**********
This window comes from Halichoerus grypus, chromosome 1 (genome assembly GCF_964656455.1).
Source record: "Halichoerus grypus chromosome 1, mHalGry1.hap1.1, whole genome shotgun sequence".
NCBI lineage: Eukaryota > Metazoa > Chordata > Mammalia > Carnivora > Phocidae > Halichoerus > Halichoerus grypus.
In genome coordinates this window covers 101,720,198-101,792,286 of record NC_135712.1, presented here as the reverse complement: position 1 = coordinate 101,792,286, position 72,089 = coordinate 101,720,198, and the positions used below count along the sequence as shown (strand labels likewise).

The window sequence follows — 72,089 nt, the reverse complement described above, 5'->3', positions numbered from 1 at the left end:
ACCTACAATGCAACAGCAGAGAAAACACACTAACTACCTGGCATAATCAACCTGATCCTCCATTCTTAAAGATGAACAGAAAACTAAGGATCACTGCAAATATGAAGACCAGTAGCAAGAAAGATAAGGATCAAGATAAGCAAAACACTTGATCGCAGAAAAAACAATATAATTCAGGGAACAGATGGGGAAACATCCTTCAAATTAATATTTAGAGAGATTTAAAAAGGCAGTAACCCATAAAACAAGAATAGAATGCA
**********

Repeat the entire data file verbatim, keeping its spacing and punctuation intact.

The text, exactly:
This window comes from Halichoerus grypus, chromosome 1 (genome assembly GCF_964656455.1).
Source record: "Halichoerus grypus chromosome 1, mHalGry1.hap1.1, whole genome shotgun sequence".
NCBI lineage: Eukaryota > Metazoa > Chordata > Mammalia > Carnivora > Phocidae > Halichoerus > Halichoerus grypus.
In genome coordinates this window covers 101,720,198-101,792,286 of record NC_135712.1, presented here as the reverse complement: position 1 = coordinate 101,792,286, position 72,089 = coordinate 101,720,198, and the positions used below count along the sequence as shown (strand labels likewise).

The window sequence follows — 72,089 nt, the reverse complement described above, 5'->3', positions numbered from 1 at the left end:
ACCTACAATGCAACAGCAGAGAAAACACACTAACTACCTGGCATAATCAACCTGATCCTCCATTCTTAAAGATGAACAGAAAACTAAGGATCACTGCAAATATGAAGACCAGTAGCAAGAAAGATAAGGATCAAGATAAGCAAAACACTTGATCGCAGAAAAAACAATATAATTCAGGGAACAGATGGGGAAACATCCTTCAAATTAATATTTAGAGAGATTTAAAAAGGCAGTAACCCATAAAACAAGAATAGAATGCA